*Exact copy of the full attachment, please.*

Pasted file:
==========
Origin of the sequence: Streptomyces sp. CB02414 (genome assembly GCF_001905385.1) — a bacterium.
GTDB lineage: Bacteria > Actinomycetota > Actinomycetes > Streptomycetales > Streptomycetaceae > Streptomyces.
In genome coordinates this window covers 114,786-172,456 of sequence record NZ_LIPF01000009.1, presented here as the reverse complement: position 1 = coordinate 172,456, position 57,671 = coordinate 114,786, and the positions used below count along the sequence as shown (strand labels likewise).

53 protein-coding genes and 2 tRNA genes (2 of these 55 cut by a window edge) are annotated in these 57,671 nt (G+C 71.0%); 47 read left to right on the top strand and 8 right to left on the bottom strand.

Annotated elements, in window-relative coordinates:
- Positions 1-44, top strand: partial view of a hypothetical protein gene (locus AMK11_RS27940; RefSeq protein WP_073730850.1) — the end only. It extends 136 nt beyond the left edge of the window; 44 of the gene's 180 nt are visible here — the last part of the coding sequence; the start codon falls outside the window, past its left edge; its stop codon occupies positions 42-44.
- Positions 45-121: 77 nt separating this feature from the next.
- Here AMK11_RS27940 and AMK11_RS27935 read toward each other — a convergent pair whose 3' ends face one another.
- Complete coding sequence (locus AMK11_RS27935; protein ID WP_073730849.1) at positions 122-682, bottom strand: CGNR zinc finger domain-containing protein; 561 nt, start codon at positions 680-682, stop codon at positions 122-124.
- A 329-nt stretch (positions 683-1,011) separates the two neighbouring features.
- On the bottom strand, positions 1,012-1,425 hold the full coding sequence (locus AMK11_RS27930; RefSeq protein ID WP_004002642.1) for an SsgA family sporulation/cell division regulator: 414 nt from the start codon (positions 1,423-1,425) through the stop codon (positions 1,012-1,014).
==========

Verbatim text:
Origin of the sequence: Streptomyces sp. CB02414 (genome assembly GCF_001905385.1) — a bacterium.
GTDB lineage: Bacteria > Actinomycetota > Actinomycetes > Streptomycetales > Streptomycetaceae > Streptomyces.
In genome coordinates this window covers 114,786-172,456 of sequence record NZ_LIPF01000009.1, presented here as the reverse complement: position 1 = coordinate 172,456, position 57,671 = coordinate 114,786, and the positions used below count along the sequence as shown (strand labels likewise).

53 protein-coding genes and 2 tRNA genes (2 of these 55 cut by a window edge) are annotated in these 57,671 nt (G+C 71.0%); 47 read left to right on the top strand and 8 right to left on the bottom strand.

Annotated elements, in window-relative coordinates:
- Positions 1-44, top strand: partial view of a hypothetical protein gene (locus AMK11_RS27940; RefSeq protein WP_073730850.1) — the end only. It extends 136 nt beyond the left edge of the window; 44 of the gene's 180 nt are visible here — the last part of the coding sequence; the start codon falls outside the window, past its left edge; its stop codon occupies positions 42-44.
- Positions 45-121: 77 nt separating this feature from the next.
- Here AMK11_RS27940 and AMK11_RS27935 read toward each other — a convergent pair whose 3' ends face one another.
- Complete coding sequence (locus AMK11_RS27935; protein ID WP_073730849.1) at positions 122-682, bottom strand: CGNR zinc finger domain-containing protein; 561 nt, start codon at positions 680-682, stop codon at positions 122-124.
- A 329-nt stretch (positions 683-1,011) separates the two neighbouring features.
- On the bottom strand, positions 1,012-1,425 hold the full coding sequence (locus AMK11_RS27930; RefSeq protein ID WP_004002642.1) for an SsgA family sporulation/cell division regulator: 414 nt from the start codon (positions 1,423-1,425) through the stop codon (positions 1,012-1,014).